Tuesday, August 14, 2012

News from A.R.S. W8MDE

During the summer months my amateur radio activity usually slows or is even non-existent at times.  When it's warm outside that is where I like to be.  The lack of ham radio related posts on the blog bears this fact out.

After a few weeks away from my basement ham shack I do start to get the urge to transmit some signals into the ether.  The SKCC Week End Sprint is always scheduled for the second Sunday of the month and luckily I had no obligations so I had a blast working stations around the country with my wireless setup.  Using the very fine SKCC NT9K Pro-Pump long lever straight key I jumped right in feeling like I hadn't missed a beat.  As far as straight keys go the Pro-Pump is the sweetest key I've ever laid a hand on.  Even if I haven't touched it in weeks the code just rolls off with machine like precision.

The SKCC club key is based on a world famous Danish design called the Amplidan Model 50713 pictured below.  The Amplidan which has unfortunately been out of production for a decade or so was manufactured by the MP Pedersen Company of Denmark.

Photo courtesy of Morse Express

    You can sure see the family resemblance.  The Amplidan was a professional marine key and a favorite of ship's radio officers from countries all around the world.  These days Morse Code graces the airwaves from one source alone -the amateur radio service.  After using my long lever key for a couple years I can sure understand why this style of key was favored by those whose job depended on well sent code.

August SKCC Week  End Sprint Log - W8MDE

7.050MHz    W9DLN    Wisconsin
7.053    KG4PRK    Iowa
7.055    KC3QU    Alabama
7.115    AC2C    Maryland
7.055    WA5KMA    Texas
7.050    W0YZZ    Missouri
7.114    KE1AF    Rhode Island
7.113    W7GVE    Arizona
7.052    WA1HFF    Massachusetts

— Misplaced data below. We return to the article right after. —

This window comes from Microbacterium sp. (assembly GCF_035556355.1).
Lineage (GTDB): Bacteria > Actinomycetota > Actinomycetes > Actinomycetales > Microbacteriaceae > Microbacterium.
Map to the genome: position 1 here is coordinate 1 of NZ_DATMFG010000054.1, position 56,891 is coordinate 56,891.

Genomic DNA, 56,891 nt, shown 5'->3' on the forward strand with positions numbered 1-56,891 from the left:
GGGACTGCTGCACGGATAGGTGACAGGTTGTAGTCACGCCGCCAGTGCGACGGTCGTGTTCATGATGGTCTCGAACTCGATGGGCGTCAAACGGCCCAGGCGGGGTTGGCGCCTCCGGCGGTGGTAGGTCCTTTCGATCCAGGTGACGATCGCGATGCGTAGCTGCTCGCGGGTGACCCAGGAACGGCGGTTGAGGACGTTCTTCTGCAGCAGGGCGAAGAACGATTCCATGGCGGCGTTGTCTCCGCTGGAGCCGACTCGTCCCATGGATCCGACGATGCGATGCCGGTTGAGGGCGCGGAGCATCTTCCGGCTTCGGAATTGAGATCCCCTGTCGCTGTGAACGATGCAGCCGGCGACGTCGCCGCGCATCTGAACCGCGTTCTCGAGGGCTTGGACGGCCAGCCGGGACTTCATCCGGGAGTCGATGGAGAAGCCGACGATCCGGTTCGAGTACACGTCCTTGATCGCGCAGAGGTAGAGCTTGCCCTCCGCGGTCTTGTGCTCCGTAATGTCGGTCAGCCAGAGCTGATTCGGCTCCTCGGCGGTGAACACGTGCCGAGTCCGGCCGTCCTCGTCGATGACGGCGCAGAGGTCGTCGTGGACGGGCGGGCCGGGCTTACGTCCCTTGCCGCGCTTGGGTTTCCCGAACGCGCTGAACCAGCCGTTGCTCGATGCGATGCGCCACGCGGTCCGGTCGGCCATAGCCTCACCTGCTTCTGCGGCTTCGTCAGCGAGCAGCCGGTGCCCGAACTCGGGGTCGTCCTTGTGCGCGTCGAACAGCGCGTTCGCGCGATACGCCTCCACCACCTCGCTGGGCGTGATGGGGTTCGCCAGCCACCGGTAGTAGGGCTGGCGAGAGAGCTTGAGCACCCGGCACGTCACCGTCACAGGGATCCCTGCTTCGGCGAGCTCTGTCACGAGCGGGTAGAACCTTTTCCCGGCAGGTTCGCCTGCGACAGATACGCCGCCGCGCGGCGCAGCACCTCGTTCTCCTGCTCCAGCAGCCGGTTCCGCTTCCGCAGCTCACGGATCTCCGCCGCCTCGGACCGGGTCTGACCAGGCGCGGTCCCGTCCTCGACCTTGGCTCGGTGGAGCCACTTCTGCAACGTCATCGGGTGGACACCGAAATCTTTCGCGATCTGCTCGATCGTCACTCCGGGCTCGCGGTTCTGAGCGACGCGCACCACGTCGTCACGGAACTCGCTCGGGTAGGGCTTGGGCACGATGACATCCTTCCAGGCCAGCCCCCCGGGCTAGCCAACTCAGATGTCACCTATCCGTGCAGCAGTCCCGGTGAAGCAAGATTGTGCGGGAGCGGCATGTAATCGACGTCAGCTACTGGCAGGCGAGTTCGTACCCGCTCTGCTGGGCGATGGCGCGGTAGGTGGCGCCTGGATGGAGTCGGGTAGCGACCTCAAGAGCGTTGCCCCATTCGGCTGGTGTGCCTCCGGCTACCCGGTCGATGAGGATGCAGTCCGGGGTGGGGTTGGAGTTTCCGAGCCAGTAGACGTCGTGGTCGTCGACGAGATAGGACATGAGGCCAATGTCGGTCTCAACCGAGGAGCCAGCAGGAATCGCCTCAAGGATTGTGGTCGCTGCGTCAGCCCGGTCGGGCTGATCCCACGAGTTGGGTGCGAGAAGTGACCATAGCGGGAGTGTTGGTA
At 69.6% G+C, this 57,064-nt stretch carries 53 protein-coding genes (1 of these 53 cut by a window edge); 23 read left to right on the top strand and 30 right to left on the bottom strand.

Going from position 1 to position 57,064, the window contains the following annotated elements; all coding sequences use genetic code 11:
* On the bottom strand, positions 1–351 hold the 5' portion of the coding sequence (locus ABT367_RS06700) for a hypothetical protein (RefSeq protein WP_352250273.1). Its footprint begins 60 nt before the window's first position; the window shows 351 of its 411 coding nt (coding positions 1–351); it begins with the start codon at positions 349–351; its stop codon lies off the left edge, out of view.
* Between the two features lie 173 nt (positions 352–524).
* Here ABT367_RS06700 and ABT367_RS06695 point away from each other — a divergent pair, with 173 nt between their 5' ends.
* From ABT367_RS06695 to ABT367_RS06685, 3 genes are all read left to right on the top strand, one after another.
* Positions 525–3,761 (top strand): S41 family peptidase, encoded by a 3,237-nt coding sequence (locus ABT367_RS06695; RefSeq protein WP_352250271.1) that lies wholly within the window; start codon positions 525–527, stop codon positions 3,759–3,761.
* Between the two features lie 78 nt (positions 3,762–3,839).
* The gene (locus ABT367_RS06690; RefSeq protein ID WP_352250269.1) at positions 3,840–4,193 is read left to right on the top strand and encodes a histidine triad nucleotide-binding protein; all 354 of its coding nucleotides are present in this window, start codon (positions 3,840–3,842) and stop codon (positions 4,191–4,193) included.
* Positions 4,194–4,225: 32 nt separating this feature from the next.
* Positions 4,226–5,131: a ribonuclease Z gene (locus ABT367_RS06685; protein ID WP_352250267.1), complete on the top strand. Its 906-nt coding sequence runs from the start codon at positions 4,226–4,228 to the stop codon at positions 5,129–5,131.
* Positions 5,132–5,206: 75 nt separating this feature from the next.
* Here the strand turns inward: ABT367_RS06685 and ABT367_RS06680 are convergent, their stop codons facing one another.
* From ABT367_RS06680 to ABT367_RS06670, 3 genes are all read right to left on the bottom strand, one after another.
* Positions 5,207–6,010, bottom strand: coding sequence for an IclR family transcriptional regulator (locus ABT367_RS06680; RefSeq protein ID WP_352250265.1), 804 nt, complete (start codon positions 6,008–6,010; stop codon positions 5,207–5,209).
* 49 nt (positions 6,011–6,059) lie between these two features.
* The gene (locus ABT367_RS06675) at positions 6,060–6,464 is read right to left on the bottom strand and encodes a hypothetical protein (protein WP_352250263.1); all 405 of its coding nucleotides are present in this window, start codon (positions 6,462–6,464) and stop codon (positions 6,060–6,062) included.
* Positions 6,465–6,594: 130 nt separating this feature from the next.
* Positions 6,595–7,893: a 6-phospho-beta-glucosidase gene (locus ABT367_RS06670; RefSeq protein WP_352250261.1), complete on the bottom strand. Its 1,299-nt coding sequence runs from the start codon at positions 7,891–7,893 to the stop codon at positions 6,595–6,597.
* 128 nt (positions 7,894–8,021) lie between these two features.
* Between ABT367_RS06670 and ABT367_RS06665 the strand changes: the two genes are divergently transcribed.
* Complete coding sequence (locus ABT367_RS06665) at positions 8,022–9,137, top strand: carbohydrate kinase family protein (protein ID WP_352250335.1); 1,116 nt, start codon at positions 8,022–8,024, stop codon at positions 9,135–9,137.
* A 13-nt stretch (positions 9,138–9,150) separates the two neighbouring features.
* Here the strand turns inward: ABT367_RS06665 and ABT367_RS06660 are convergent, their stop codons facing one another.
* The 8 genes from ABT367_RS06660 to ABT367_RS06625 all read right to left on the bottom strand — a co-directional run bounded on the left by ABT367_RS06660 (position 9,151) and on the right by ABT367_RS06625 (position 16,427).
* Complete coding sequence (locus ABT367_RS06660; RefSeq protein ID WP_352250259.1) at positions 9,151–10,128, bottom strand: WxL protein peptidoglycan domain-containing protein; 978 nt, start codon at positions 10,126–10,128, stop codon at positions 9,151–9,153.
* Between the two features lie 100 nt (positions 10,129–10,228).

7.051    KA2FIR    New Jersey
14.057    W0INS    Florida
14.053    WN4AT    Alabama
14.051    K7TKT  Idaho
7.053    WA3SEE    Maryland
7.052    WB0PYF    Missouri
7.051    KJ4AOM    Kentucky
7.055    K4ZGB    Alabama
7.049    KK0I    Wisconsin
7.053    AA5VE    Texas
7.051    K4CNW    South Carolina


Other than the contacts listed above my last radio contact was nearly a month ago and a memorable contact it was.  One day I was simply turning the big tuning knob on my radio listening to various hams transmitting Morse Code on the 40 meter band when I stumbled across a station calling CQ.  (CQ means "calling any station, if you can hear me please respond!") I recognized the call sign N8ZYA which belongs to a ham and fellow blogger named John who lives in Charleston, West Virginia.  I quickly answered and we successfully conducted our first radio contact.  I was very pleased to finally meet John over the airwaves as we have been following each others blogs for a couple years now. 

Besides radio John and I share a few common interests like bikes and guitars.  John lives in a historic district and cannot erect an outside antenna on his property so he works strictly QRP (5 watts transmit power) and utilizes indoor antennas for his amateur radio activities.  Because Charleston sits in a valley surrounded by hills on all sides John often jokes that his radio signals are reflected and  amplified by the big gold dome of the State Capitol building not far from his house!  Read about his amazing accomplishments on his blog: http://n8zyaradioblog.blogspot.com/


  1. Dude! So cool to see your card on this guy's blog! http://n8zyaradioblog.blogspot.com/2012/07/flying-pigs.html

  2. Hello Mike,

    Nice to see the familiar card. hihi I've been gone about a week. Looking forward to getting back to WV and spending a little time on the air myself. Hope you're enjoying the rides.